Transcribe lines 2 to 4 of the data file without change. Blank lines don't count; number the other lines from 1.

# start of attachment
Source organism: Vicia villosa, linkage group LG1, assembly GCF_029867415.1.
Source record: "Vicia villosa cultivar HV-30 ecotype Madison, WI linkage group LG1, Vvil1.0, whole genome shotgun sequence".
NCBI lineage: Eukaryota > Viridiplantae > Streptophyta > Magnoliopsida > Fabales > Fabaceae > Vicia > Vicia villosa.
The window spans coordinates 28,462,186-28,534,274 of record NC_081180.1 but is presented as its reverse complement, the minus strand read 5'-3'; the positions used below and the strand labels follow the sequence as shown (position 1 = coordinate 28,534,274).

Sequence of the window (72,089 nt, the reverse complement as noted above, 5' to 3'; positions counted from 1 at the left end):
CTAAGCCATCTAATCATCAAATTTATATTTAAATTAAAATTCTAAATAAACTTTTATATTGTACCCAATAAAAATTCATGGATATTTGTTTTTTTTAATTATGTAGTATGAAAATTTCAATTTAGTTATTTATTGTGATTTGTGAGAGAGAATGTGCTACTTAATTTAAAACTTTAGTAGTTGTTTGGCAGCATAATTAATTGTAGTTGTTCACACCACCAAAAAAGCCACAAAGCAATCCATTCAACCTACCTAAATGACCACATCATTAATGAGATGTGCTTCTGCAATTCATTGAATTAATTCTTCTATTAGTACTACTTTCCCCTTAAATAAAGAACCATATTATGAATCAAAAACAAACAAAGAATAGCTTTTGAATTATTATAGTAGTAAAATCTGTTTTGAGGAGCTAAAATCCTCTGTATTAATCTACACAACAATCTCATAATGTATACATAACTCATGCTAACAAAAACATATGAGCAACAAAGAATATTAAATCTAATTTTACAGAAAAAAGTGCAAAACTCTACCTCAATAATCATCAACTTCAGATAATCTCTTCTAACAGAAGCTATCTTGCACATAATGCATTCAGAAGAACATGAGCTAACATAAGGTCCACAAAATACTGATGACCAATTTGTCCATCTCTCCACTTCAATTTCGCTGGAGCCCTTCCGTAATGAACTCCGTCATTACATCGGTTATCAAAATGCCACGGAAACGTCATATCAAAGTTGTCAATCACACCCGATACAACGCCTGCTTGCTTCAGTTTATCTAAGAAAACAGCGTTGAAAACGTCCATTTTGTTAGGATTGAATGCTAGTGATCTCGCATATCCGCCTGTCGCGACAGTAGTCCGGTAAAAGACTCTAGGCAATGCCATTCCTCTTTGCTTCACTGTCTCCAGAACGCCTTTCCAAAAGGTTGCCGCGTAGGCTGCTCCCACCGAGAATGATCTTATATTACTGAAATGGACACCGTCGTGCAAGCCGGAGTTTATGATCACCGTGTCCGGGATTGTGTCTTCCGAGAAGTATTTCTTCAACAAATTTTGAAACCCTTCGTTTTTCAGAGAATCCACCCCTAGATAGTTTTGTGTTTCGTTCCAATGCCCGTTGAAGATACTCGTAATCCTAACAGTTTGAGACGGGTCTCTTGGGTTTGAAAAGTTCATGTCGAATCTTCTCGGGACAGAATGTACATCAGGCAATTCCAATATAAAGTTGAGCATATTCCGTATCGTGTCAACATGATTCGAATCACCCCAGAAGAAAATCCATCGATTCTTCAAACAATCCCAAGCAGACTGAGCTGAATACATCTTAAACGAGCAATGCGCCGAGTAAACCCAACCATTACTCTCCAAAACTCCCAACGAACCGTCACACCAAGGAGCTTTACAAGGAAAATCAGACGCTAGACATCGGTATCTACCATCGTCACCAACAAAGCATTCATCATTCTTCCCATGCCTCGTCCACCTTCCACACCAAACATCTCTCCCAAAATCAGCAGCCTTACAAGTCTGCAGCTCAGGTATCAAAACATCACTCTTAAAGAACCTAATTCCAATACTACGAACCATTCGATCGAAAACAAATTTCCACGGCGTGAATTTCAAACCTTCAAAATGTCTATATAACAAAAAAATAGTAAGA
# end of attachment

Source record: "Vicia villosa cultivar HV-30 ecotype Madison, WI linkage group LG1, Vvil1.0, whole genome shotgun sequence".
NCBI lineage: Eukaryota > Viridiplantae > Streptophyta > Magnoliopsida > Fabales > Fabaceae > Vicia > Vicia villosa.
The window spans coordinates 28,462,186-28,534,274 of record NC_081180.1 but is presented as its reverse complement, the minus strand read 5'-3'; the positions used below and the strand labels follow the sequence as shown (position 1 = coordinate 28,534,274).